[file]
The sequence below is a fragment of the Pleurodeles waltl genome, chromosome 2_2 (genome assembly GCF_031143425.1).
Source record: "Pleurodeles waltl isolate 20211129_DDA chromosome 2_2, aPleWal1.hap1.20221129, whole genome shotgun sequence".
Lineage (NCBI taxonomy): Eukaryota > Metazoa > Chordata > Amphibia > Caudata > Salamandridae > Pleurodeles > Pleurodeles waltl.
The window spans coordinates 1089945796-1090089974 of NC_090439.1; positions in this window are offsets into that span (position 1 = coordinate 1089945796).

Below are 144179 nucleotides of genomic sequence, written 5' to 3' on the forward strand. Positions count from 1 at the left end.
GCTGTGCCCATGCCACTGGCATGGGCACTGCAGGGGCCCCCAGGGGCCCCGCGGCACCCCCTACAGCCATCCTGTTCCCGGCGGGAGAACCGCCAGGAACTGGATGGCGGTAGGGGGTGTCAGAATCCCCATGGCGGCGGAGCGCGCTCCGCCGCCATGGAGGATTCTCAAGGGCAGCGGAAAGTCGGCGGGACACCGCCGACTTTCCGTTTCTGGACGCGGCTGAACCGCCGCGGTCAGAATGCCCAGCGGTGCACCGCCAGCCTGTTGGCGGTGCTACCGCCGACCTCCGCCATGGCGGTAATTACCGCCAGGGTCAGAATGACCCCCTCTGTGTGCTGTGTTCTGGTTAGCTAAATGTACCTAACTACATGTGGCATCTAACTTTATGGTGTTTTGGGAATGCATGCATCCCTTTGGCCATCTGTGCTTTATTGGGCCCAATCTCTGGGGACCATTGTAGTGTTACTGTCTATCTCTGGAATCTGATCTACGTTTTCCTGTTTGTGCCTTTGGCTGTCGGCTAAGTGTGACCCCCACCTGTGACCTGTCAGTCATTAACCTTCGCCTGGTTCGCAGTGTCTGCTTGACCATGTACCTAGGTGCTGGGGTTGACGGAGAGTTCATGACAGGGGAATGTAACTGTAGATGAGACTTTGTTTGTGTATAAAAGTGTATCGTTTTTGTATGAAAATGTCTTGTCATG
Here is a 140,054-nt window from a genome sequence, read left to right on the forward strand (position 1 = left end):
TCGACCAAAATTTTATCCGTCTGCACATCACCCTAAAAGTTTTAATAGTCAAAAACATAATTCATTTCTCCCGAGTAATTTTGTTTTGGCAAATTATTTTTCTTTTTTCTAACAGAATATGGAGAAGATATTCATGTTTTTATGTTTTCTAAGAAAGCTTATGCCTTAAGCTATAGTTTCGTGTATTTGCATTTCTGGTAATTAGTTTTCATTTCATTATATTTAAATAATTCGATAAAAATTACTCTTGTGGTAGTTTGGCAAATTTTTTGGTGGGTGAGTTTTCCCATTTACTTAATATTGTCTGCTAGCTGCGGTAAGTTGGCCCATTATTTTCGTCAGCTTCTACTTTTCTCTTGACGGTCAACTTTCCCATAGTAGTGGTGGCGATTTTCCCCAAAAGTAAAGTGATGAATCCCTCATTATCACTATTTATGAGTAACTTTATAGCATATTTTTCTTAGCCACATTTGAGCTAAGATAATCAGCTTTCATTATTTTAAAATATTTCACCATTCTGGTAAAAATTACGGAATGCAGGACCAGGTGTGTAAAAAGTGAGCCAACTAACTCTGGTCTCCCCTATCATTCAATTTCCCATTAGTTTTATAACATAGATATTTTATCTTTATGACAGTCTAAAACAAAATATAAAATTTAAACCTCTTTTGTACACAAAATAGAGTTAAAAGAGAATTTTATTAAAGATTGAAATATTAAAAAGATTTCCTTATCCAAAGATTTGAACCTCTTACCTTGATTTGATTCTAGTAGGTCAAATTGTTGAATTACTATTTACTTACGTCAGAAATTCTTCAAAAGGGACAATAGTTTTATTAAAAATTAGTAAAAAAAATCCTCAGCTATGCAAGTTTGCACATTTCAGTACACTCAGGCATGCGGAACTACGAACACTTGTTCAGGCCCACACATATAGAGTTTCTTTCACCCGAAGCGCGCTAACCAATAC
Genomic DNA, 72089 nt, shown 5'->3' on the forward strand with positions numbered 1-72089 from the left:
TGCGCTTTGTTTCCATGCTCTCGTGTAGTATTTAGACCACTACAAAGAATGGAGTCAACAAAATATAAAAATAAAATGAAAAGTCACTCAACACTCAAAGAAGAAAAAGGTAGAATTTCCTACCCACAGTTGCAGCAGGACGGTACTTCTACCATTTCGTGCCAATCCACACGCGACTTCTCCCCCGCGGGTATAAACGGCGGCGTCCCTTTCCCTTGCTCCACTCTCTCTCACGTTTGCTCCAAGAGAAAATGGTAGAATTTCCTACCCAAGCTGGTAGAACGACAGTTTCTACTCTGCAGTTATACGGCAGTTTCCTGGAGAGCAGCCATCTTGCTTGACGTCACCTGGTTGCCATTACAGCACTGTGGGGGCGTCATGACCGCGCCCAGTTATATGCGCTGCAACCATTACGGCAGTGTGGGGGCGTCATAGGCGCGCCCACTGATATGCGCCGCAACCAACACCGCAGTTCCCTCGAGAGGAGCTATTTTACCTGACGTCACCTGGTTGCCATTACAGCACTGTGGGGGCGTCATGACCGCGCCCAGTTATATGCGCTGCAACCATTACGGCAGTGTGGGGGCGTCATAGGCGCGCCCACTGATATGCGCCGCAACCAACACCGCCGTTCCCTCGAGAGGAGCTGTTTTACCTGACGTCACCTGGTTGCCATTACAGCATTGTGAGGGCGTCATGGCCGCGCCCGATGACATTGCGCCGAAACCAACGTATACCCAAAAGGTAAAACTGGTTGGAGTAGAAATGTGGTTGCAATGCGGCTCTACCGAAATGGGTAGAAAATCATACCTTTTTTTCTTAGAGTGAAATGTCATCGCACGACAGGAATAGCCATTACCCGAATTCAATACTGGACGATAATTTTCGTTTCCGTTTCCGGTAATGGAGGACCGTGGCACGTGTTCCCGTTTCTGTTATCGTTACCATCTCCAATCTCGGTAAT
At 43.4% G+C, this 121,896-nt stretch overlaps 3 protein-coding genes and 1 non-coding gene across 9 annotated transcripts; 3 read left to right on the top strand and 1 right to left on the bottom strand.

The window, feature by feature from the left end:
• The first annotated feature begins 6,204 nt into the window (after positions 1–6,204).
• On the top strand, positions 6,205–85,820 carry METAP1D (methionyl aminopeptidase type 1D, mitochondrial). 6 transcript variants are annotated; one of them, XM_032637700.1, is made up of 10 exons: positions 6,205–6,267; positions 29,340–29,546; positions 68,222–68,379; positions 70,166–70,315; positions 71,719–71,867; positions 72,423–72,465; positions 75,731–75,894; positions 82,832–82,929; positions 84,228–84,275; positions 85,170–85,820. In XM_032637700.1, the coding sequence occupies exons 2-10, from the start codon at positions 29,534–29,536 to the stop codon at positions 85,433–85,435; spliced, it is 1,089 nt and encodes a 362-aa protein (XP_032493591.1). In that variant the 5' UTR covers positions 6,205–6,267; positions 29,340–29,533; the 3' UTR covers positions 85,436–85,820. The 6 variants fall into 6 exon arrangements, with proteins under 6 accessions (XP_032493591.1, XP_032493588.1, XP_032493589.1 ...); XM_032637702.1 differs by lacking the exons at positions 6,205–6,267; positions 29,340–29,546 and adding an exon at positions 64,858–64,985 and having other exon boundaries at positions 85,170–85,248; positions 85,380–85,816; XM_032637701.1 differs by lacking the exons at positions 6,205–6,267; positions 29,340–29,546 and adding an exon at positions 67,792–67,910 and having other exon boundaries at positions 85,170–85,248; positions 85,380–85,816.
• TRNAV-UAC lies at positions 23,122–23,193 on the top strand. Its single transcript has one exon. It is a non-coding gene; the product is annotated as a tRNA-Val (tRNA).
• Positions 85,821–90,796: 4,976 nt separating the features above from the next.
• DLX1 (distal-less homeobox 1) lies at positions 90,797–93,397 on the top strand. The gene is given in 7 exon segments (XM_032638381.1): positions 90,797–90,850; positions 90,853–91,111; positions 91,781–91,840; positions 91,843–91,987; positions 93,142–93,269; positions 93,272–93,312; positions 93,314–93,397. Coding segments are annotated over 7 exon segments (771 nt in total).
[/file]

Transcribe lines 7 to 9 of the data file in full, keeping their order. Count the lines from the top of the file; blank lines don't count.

Here is a 140,054-nt window from a genome sequence, read left to right on the forward strand (position 1 = left end):
TCGACCAAAATTTTATCCGTCTGCACATCACCCTAAAAGTTTTAATAGTCAAAAACATAATTCATTTCTCCCGAGTAATTTTGTTTTGGCAAATTATTTTTCTTTTTTCTAACAGAATATGGAGAAGATATTCATGTTTTTATGTTTTCTAAGAAAGCTTATGCCTTAAGCTATAGTTTCGTGTATTTGCATTTCTGGTAATTAGTTTTCATTTCATTATATTTAAATAATTCGATAAAAATTACTCTTGTGGTAGTTTGGCAAATTTTTTGGTGGGTGAGTTTTCCCATTTACTTAATATTGTCTGCTAGCTGCGGTAAGTTGGCCCATTATTTTCGTCAGCTTCTACTTTTCTCTTGACGGTCAACTTTCCCATAGTAGTGGTGGCGATTTTCCCCAAAAGTAAAGTGATGAATCCCTCATTATCACTATTTATGAGTAACTTTATAGCATATTTTTCTTAGCCACATTTGAGCTAAGATAATCAGCTTTCATTATTTTAAAATATTTCACCATTCTGGTAAAAATTACGGAATGCAGGACCAGGTGTGTAAAAAGTGAGCCAACTAACTCTGGTCTCCCCTATCATTCAATTTCCCATTAGTTTTATAACATAGATATTTTATCTTTATGACAGTCTAAAACAAAATATAAAATTTAAACCTCTTTTGTACACAAAATAGAGTTAAAAGAGAATTTTATTAAAGATTGAAATATTAAAAAGATTTCCTTATCCAAAGATTTGAACCTCTTACCTTGATTTGATTCTAGTAGGTCAAATTGTTGAATTACTATTTACTTACGTCAGAAATTCTTCAAAAGGGACAATAGTTTTATTAAAAATTAGTAAAAAAAATCCTCAGCTATGCAAGTTTGCACATTTCAGTACACTCAGGCATGCGGAACTACGAACACTTGTTCAGGCCCACACATATAGAGTTTCTTTCACCCGAAGCGCGCTAACCAATAC
Genomic DNA, 72089 nt, shown 5'->3' on the forward strand with positions numbered 1-72089 from the left: